CHICAGO, IL – Liberty Counsel filed a supplemental brief today on behalf of 14 health care workers asking the federal District Court of Illinois to grant a preliminary injunction against NorthShore University HealthSystem for unlawfully discriminating against and denying religious exemptions from the COVID shot mandate. The preliminary injunction hearing is scheduled for Tuesday, November 16, at which Liberty Counsel will seek protection for all NorthShore employees for the duration of the lawsuit.
On November 1, Judge John F. Kness issued a temporary restraining order against NorthShore on behalf of Liberty Counsel’s plaintiffs. The court said they are likely to prevail on Title VII and the Illinois Health Care Right of Conscience Act. Liberty Counsel later filed a brief asking the court to conditionally certify the entire class of health care workers and to also grant them emergency relief.
NorthShore has no justification for treating employees with sincerely held religious beliefs against the COVID shot any different than other employees. Even though NorthShore officials claim that employees with religious exemptions are too “dangerous” to accommodate and must be expelled from its facilities, they cannot prove this assertion.
In fact, Chief Medical Officer Dr. Lakshmi Halasyamani, has stated, “So, basically, you really can’t change your behavior after you get vaccinated. You getting vaccinated protects you. … We don’t actually know whether you getting the vaccine keeps you from inadvertently transmitting COVID. It is really important that, even after vaccination, you have to wear a mask, socially distance, wash your hands, don’t attend large gatherings. So, our best protection against the variants are the safety practices. So, really, what you can do is breathe a huge sigh of relief after you get the vaccine, because you’re not gonna get sick from it—very unlikely, extremely unlikely. Whether you can give it to others—don’t know yet, and that’s what we have to wait and see. So, we have to follow the science.”
Ironically, Halasyamani also admitted that “Our goal is to have at least 85 percent of our team members vaccinated.”
On July 1, before it announced its “mandatory vaccination policy,” NorthShore assured its employees that “we follow the guidance provided by the CDC and State and County Public Health departments,” and that “processes for medical and religious accommodation requests will be in place for team members with special circumstances.” On September 1, after it announced its “mandatory vaccination policy” and the October 31 deadline for full vaccination, NorthShore assured its employees that, “after October 31,” “individuals who have an approved exemption” will be “eligible for ongoing weekly COVID-19 testing” as an accommodation, pursuant to the Governor’s Executive Order No. 87 that mandated either vaccination or weekly testing for healthcare workers. Then on September 16, NorthShore told its employees “without an authorized exemption” they would have until October 31 to be fully vaccinated and would have to test weekly until then. At the same time, NorthShore again assured its employees “with approved exemptions” that they would be allowed to “routinely test indefinitely” after October 31, in lieu of vaccination. On September 17, NorthShore told its employees “who have approved exemptions for the current year of 2021-2022” that “after October 31,” they will be “eligible for ongoing weekly COVID-19 testing” instead of vaccinating.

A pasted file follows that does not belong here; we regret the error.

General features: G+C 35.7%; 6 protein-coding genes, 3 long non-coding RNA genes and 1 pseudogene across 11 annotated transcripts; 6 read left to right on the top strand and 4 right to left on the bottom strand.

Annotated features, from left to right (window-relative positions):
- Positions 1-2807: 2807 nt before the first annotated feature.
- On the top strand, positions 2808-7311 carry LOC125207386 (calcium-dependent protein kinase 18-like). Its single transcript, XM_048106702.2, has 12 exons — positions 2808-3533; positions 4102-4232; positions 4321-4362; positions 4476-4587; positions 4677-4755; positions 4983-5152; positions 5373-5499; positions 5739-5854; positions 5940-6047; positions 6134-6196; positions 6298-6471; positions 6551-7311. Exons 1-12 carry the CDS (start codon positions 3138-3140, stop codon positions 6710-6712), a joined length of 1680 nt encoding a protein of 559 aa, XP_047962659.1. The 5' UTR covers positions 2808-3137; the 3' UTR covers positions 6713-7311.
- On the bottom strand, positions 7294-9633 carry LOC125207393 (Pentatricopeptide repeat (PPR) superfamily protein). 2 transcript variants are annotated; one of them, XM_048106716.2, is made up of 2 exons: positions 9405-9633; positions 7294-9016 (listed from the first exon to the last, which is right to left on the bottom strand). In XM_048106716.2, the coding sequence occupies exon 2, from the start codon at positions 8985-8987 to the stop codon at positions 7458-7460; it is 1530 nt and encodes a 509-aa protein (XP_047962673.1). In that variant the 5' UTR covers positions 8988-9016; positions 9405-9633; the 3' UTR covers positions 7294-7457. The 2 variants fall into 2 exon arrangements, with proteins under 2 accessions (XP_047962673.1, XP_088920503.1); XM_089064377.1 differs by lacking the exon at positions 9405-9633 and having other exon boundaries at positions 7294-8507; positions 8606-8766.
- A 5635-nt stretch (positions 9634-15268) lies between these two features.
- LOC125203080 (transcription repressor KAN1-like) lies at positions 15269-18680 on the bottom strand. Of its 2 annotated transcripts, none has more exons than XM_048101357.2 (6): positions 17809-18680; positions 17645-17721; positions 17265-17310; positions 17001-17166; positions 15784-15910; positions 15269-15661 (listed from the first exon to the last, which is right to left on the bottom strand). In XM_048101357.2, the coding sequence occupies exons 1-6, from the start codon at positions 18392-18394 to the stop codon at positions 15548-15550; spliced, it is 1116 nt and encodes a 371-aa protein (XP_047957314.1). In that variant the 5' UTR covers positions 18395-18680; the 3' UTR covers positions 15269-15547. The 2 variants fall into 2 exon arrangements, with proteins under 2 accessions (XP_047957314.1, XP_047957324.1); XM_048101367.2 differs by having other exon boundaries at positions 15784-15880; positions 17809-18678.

However, NorthShore previously granted exemptions for some employees but then denied them in mid-September. Those denials were either without explanation or because the requests failed to meet some so-called “evidence-based criteria” that NorthShore never provided the employees in advance. NorthShore then only gave employees three business days to file an appeal without stating what was missing in the original application. In that appeal, NorthShore also apparently judged the validity of their religious beliefs by requiring them to include their entire vaccination history since the age of eighteen. However, NorthShore never requested employees to provide prior vaccine information in their initial exemption requests.
After denying these employees, NorthShore also changed its exemption form to include a warning that all religious objections based on “aborted fetal cell lines, stem cells, tissue or derivative materials will result in denials.” NorthShore is falsely deceptive in that form by stating that the COVID-19 injections have no link to aborted fetal cell lines and refuting the religious beliefs of health care workers who object to the undeniable connection of the injections to aborted fetal cell lines.
Illinois law dictates that employees at NorthShore have the fundamental right to determine what medical care to accept and refuse. In fact, Illinois has a Health Care Right of Conscience Act that provides strong protection to all residents against discrimination based on health care choices. It states: “It shall be unlawful for any person, public or private institution, or public official to discriminate against any person in any manner, including but not limited to, licensing, hiring, promotion, or any other privileges, because of such person’s conscientious refusal to receive, obtain, accept or participate in any way in any particular form of health care services contrary to his or her conscience” (emphasis added).
Liberty Counsel Founder and Chairman Mat Staver said, “Northshore University HealthSystem is unlawfully denying religious exemptions from the COVID shot mandate. Fortunately, Liberty Counsel’s 14 plaintiffs who were threatened to be terminated by NorthShore University HealthSystem for their religious beliefs have now been given emergency relief. Liberty Counsel continues pursuing relief from the mandate for them and the entire class for the duration of the lawsuit. We are confident they will prevail.”
SOURCE Liberty Counsel